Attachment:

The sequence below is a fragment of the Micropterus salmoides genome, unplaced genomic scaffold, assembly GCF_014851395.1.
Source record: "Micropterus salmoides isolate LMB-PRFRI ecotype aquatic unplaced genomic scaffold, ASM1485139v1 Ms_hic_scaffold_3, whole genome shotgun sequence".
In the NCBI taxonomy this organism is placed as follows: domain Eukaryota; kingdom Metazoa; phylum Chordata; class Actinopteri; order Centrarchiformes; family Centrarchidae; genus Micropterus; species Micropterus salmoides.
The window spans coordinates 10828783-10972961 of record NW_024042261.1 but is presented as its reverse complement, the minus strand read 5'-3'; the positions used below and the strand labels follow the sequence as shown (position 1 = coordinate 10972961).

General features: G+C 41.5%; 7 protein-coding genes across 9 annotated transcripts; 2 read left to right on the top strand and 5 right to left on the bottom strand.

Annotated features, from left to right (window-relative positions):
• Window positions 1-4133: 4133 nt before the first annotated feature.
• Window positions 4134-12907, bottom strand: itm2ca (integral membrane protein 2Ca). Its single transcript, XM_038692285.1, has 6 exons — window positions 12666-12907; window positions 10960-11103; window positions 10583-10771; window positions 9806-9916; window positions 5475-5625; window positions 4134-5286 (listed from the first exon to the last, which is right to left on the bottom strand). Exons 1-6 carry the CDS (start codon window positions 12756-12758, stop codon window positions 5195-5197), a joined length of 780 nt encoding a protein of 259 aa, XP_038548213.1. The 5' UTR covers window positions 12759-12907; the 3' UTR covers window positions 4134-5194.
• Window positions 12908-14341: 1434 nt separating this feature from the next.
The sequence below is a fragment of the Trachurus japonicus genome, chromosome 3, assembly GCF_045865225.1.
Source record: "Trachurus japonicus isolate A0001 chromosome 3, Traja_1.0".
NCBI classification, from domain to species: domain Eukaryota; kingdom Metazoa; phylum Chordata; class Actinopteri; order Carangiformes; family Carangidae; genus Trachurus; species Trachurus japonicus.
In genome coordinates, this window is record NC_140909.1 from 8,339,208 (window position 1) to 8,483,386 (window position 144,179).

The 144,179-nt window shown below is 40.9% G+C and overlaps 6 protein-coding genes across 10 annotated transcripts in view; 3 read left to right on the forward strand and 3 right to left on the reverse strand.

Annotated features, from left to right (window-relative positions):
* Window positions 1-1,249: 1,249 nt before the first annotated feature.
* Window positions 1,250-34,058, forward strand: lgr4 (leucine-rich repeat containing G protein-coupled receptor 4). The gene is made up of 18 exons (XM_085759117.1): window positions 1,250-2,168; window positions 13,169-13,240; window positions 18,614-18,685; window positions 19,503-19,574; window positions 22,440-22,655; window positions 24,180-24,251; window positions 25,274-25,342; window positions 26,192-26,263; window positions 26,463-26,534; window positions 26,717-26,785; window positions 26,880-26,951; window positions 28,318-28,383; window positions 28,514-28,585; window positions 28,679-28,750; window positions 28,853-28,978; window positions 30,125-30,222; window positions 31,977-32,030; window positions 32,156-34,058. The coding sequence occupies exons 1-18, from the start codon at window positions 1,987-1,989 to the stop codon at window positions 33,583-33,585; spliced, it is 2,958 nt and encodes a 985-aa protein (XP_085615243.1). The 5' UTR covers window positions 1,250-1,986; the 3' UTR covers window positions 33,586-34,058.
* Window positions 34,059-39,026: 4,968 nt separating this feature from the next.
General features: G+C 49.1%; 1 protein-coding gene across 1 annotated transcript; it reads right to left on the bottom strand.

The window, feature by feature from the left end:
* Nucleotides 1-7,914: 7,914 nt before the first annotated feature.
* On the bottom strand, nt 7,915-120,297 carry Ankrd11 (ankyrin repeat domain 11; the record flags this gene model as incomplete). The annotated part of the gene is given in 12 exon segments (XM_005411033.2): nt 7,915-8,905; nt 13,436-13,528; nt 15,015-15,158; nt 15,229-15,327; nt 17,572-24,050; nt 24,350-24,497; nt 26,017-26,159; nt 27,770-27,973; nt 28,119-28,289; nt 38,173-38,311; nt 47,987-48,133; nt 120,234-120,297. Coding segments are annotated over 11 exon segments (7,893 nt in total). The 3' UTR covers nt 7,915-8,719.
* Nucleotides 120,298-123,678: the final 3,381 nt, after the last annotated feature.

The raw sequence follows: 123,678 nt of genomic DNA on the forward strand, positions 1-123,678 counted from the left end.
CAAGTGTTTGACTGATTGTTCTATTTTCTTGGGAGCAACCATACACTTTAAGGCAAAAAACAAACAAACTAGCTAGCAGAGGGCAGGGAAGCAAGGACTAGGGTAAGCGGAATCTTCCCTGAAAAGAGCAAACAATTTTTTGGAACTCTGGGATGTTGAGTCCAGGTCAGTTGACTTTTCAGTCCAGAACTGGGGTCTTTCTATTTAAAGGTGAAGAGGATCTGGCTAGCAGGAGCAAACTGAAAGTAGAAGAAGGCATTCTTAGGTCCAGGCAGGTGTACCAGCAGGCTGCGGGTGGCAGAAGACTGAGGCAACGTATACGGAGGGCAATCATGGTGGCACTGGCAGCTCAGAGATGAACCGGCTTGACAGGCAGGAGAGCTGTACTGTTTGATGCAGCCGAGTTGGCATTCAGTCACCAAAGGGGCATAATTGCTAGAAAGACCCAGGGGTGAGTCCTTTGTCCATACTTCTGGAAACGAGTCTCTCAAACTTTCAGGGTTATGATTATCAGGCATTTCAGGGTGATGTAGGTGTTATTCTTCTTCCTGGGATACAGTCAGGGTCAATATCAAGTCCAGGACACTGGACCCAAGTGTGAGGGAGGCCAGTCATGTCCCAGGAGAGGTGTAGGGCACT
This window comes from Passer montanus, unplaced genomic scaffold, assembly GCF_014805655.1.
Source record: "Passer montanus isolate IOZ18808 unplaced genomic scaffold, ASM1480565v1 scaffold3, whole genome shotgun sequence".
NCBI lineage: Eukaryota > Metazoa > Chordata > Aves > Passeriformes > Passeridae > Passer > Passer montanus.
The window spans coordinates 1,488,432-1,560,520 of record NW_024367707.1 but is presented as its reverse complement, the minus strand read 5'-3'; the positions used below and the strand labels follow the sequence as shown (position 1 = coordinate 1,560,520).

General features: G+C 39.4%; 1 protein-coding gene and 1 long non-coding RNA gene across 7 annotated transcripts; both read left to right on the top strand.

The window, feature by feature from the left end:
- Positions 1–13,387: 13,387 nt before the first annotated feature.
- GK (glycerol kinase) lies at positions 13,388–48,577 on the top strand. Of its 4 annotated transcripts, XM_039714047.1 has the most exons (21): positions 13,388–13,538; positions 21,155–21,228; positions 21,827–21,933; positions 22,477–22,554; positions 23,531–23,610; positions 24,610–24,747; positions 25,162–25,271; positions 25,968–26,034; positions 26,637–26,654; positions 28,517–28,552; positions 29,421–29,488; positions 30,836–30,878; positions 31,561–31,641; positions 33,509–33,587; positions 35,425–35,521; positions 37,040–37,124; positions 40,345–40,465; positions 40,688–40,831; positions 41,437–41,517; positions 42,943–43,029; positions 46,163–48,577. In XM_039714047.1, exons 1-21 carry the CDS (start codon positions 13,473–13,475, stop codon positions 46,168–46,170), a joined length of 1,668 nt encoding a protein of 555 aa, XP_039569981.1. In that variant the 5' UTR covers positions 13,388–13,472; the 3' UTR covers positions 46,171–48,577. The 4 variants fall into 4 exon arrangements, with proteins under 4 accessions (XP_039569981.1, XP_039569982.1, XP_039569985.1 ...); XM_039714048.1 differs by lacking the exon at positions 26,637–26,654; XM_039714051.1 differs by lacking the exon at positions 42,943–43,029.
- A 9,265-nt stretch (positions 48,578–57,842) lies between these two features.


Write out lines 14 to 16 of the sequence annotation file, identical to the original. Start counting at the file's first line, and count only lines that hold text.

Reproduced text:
The 144,179-nt window shown below is 40.9% G+C and overlaps 6 protein-coding genes across 10 annotated transcripts in view; 3 read left to right on the forward strand and 3 right to left on the reverse strand.

Annotated features, from left to right (window-relative positions):
* Window positions 1-1,249: 1,249 nt before the first annotated feature.